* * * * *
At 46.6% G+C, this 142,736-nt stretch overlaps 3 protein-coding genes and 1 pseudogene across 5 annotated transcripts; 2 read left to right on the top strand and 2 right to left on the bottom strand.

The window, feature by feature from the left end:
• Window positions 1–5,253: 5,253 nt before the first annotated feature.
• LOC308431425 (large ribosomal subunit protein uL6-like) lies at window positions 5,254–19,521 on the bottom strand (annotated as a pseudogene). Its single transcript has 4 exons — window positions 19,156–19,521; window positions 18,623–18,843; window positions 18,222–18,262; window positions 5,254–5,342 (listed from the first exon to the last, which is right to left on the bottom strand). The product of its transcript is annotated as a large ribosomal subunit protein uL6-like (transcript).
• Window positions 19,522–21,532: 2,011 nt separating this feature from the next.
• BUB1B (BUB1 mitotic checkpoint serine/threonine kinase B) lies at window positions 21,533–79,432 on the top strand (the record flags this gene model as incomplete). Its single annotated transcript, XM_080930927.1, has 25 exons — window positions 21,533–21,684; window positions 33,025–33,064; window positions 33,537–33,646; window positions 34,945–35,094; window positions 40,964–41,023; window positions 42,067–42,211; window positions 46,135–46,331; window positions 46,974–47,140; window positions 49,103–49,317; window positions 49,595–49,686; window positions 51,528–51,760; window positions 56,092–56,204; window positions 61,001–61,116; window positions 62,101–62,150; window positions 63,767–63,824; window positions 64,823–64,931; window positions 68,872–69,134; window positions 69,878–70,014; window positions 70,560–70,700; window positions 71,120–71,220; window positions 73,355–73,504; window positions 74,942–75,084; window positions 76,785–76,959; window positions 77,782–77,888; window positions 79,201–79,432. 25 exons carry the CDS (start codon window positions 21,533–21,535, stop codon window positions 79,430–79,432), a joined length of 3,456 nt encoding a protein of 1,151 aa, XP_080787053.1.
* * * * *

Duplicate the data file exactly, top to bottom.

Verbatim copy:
At 46.6% G+C, this 142,736-nt stretch overlaps 3 protein-coding genes and 1 pseudogene across 5 annotated transcripts; 2 read left to right on the top strand and 2 right to left on the bottom strand.

The window, feature by feature from the left end:
• Window positions 1–5,253: 5,253 nt before the first annotated feature.
• LOC308431425 (large ribosomal subunit protein uL6-like) lies at window positions 5,254–19,521 on the bottom strand (annotated as a pseudogene). Its single transcript has 4 exons — window positions 19,156–19,521; window positions 18,623–18,843; window positions 18,222–18,262; window positions 5,254–5,342 (listed from the first exon to the last, which is right to left on the bottom strand). The product of its transcript is annotated as a large ribosomal subunit protein uL6-like (transcript).
• Window positions 19,522–21,532: 2,011 nt separating this feature from the next.
• BUB1B (BUB1 mitotic checkpoint serine/threonine kinase B) lies at window positions 21,533–79,432 on the top strand (the record flags this gene model as incomplete). Its single annotated transcript, XM_080930927.1, has 25 exons — window positions 21,533–21,684; window positions 33,025–33,064; window positions 33,537–33,646; window positions 34,945–35,094; window positions 40,964–41,023; window positions 42,067–42,211; window positions 46,135–46,331; window positions 46,974–47,140; window positions 49,103–49,317; window positions 49,595–49,686; window positions 51,528–51,760; window positions 56,092–56,204; window positions 61,001–61,116; window positions 62,101–62,150; window positions 63,767–63,824; window positions 64,823–64,931; window positions 68,872–69,134; window positions 69,878–70,014; window positions 70,560–70,700; window positions 71,120–71,220; window positions 73,355–73,504; window positions 74,942–75,084; window positions 76,785–76,959; window positions 77,782–77,888; window positions 79,201–79,432. 25 exons carry the CDS (start codon window positions 21,533–21,535, stop codon window positions 79,430–79,432), a joined length of 3,456 nt encoding a protein of 1,151 aa, XP_080787053.1.